If this virus taught me anything, it’s how to fill time.

It’s not as though I was incapable of it before, just that I was a little out of practice. Twenty-five years at Manhattan’s top law firm will grant you plenty of perks, sure. But vacation time is not among them. And with every long night and short weekend, I became more and more jaded, to the point where a day without work was no longer relaxing so much as confusing. I just woke up, how is it already bright out? When did my sweatpants get three sizes smaller? And, most of all, what on Earth did I do before law school?

The answer to that last question, it appears, is very little. Without courts, judges, litigation, and research, I tended to do a lot of sitting. And drinking. And not much else.

Five drinks into one particular rain-soaked April morning a couple weeks ago, I heard my old phone ring. I’d gotten a new one months ago, with a new number, ring tone, everything, and I hadn’t heard a peep from the old one in ages. But upon just the first note of its chirp, signalling, in this case, the reception of a spam call, I recognized a tune I had long since forgotten. “Domino,” some old Van Morrison song – my favorite as a kid.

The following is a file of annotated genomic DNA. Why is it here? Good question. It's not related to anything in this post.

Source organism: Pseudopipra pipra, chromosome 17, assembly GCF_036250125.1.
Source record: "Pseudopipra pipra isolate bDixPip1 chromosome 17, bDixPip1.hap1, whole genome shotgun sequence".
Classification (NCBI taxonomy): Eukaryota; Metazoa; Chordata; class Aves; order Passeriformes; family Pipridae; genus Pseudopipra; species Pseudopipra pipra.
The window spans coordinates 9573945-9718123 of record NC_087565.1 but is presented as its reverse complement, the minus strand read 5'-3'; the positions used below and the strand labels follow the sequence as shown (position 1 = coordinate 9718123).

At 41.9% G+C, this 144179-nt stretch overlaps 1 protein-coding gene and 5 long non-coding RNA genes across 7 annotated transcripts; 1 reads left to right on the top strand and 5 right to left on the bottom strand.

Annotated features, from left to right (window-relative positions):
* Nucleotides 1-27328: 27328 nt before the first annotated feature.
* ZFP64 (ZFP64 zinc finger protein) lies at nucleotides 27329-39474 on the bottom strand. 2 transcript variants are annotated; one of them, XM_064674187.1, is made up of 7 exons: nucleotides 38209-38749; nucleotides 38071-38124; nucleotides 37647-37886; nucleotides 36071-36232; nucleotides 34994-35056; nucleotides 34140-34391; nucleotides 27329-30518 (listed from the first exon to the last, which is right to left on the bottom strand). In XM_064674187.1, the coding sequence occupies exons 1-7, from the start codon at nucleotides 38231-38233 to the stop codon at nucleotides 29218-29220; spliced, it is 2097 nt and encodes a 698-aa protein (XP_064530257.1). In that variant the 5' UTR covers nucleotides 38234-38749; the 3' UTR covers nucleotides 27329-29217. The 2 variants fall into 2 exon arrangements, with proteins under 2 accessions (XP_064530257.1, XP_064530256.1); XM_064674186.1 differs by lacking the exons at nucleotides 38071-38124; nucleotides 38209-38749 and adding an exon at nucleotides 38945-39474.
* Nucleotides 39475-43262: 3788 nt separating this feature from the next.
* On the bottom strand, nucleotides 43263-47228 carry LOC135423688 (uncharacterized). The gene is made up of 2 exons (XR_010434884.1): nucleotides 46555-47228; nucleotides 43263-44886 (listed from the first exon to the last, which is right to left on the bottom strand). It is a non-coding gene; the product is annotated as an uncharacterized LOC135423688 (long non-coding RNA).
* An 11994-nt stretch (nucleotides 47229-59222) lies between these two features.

Maybe I was drunk, or maybe I was just so starved of emotion that anything would get to me, but in that moment, my eyes filled with tears, and I rushed to my bedroom to dust off the arched top of a guitar I hadn’t seen since leaving for Princeton.

I sat down, strummed it as though I’d never stopped, and by sundown I had a callous the size of a dime on each of my fingertips. When I went to brush my teeth, I noticed something strange. I was sober.

The next morning when I woke up, I immediately went to sit down with my long-lost friend, but needed something first. So, I went downstairs, and poured myself a glass of OJ.

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